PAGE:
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General (United States)
Four-star insignia of the rank of general. Style and method of wear may vary between different uniforms and different service branches.
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A general denotes the most senior general-grade officer; it is the highest achievable commissioned officer rank (or echelon) that may be attained in the United States Armed Forces, with exception of the Navy (with the equivalent being Admiral). The official and formal insignia of General is defined by its four-stars (commonly silver in a row).
The rank of general, ranks above a lieutenant general and below the special wartime ranks of General of the Army or General of the Air Force; the Marine Corps and Space Force do not have an established grade above general. The pay grade of general is O-10. It is equivalent to the rank of admiral in the other United States uniformed services which use naval ranks. It is abbreviated as GEN in the Army and Gen in the Marine Corps, Air Force, and Space Force.
Since the ranks of General of the Army and General of the Air Force are reserved for wartime use only, the rank of general is the highest general officer rank in peacetime.
Formally, the term “General” is always used when referring to a four-star general. However, a number of different terms may refer to them informally, since lower-ranking generals may also be referred to as simply “General”.
The United States Code explicitly limits the total number of general officers (termed flag officers in the Navy and Coast Guard) that may be on active duty at any given time. The total number of active duty general officers is capped at 231 for the Army, 62 for the Marine Corps, 198 for the Air Force, and 162 for the Navy. No more than about 25% of a service's active duty general or flag officers may have more than two stars, and statute sets the total number of four-star officers allowed in each service. This is set at 7 Army generals, 2 Marine generals, 8 Air Force generals, 1 Space Force general, 6 Navy admirals, and 2 Coast Guard admirals.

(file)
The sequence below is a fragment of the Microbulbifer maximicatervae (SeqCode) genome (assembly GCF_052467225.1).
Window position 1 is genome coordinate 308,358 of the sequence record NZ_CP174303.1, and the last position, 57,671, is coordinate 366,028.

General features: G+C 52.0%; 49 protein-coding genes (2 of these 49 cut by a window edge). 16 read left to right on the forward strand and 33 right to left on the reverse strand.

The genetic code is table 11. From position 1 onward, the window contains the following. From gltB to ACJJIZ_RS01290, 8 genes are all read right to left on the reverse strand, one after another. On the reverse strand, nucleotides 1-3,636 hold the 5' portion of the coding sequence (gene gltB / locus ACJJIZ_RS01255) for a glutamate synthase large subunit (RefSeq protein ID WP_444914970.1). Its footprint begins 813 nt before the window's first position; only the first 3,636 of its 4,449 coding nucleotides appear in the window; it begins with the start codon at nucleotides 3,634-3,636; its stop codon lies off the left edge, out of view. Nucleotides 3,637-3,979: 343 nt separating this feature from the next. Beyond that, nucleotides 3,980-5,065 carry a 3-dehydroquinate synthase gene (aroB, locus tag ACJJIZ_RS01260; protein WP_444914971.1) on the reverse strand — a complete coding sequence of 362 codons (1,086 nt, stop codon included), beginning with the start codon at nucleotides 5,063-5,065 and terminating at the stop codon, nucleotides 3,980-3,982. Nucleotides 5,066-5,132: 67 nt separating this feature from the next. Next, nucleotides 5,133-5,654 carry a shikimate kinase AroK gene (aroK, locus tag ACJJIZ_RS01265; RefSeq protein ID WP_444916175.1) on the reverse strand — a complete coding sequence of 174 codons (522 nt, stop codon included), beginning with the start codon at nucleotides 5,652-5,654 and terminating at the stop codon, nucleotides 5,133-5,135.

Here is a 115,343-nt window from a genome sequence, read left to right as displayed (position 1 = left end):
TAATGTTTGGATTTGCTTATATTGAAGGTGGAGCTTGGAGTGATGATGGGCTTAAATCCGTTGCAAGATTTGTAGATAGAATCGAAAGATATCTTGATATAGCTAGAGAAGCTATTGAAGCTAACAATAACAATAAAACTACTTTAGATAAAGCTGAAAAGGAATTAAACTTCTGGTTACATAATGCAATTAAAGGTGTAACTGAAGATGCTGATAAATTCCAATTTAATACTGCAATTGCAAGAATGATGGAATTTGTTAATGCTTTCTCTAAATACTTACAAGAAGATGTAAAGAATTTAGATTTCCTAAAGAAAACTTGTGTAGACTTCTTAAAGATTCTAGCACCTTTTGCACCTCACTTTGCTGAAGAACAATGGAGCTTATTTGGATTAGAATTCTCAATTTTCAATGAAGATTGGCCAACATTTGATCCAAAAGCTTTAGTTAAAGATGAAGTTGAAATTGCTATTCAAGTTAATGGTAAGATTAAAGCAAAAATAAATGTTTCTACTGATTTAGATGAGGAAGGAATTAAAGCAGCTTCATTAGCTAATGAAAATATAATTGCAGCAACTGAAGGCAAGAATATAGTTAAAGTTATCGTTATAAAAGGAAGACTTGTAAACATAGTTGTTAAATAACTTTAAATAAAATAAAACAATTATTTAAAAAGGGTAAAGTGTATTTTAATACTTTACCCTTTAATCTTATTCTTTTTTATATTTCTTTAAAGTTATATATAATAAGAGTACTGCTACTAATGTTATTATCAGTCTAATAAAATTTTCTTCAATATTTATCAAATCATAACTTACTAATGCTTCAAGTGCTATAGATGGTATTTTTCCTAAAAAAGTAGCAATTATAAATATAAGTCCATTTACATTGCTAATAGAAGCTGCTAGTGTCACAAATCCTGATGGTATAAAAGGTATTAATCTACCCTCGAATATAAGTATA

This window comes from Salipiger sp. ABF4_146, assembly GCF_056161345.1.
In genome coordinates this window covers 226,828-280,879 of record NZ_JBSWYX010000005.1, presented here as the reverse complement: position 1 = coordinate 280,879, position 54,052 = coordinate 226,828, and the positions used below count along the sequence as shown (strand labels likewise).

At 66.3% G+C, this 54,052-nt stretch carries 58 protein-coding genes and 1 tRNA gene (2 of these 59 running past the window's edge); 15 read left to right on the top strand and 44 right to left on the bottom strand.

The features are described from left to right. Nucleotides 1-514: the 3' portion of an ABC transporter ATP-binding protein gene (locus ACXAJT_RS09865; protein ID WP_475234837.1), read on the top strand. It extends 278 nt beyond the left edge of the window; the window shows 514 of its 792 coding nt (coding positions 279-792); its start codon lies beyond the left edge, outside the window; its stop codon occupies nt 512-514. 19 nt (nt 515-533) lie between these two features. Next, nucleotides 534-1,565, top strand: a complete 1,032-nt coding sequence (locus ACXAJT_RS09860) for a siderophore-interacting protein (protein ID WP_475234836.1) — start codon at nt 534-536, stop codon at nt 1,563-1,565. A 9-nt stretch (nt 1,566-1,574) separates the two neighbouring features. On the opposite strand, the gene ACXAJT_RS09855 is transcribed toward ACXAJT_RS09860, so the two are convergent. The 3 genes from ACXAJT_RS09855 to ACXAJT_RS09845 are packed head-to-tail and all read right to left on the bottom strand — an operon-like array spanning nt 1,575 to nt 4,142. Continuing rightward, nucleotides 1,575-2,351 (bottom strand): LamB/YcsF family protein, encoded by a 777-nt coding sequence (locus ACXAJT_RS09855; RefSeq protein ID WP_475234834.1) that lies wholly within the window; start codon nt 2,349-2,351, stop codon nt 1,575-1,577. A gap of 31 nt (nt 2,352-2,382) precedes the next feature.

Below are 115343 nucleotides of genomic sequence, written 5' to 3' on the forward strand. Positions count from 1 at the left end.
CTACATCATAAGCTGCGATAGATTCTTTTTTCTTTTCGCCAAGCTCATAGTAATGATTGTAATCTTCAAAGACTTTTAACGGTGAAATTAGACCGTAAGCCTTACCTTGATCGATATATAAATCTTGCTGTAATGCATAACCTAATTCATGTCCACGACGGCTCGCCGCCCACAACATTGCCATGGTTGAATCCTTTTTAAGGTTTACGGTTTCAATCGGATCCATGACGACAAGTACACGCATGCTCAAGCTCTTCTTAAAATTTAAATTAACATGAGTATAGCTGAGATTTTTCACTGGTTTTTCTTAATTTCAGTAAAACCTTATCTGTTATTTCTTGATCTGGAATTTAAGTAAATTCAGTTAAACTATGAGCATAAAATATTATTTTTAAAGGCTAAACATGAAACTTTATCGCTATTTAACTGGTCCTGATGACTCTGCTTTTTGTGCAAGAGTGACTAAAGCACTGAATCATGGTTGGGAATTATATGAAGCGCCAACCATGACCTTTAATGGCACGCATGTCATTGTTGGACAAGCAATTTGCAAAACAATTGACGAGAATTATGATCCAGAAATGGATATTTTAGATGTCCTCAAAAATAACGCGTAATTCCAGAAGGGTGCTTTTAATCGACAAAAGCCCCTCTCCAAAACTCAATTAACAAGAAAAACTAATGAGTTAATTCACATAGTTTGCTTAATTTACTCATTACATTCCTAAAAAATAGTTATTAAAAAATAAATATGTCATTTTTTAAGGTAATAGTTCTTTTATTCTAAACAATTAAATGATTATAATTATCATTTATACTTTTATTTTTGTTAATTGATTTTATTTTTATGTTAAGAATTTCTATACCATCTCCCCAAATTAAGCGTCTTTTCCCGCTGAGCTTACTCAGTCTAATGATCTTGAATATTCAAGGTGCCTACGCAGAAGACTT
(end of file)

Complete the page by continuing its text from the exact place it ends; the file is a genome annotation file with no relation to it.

Several of these slots are reserved by statute. For example, the two highest-ranking members of each service (the service chief and deputy service chief) are designated as generals. For the Army the Chief of Staff and the Vice Chief of Staff are generals; for the Marine Corps, the Commandant and the Assistant Commandant are both generals; for the Air Force, the Chief of Staff and Vice Chief of Staff are generals; and for the Space Force, the Chief of Space Operations is a general. In addition, for the National Guard, the Chief of the National Guard Bureau is a general under active duty in the Army or Air Force.
There are several exceptions to these limits allowing more than allotted within the statute.
- An officer serving as Chairman or Vice Chairman of the Joint Chiefs of Staff;
- an officer serving as Chief of the National Guard Bureau counts only against their service's four-star cap;
- the commander of a Unified Combatant Command;
- the commander of United States Forces Korea;
- officers serving in certain intelligence positions i.e. the Director of the Central Intelligence Agency;
- officers serving in four-star slots added by the President to one service which are offset by removing an equivalent number from other services.
Finally, all statutory limits may be waived at the President's discretion during time of war or national emergency.
Appointment and tour length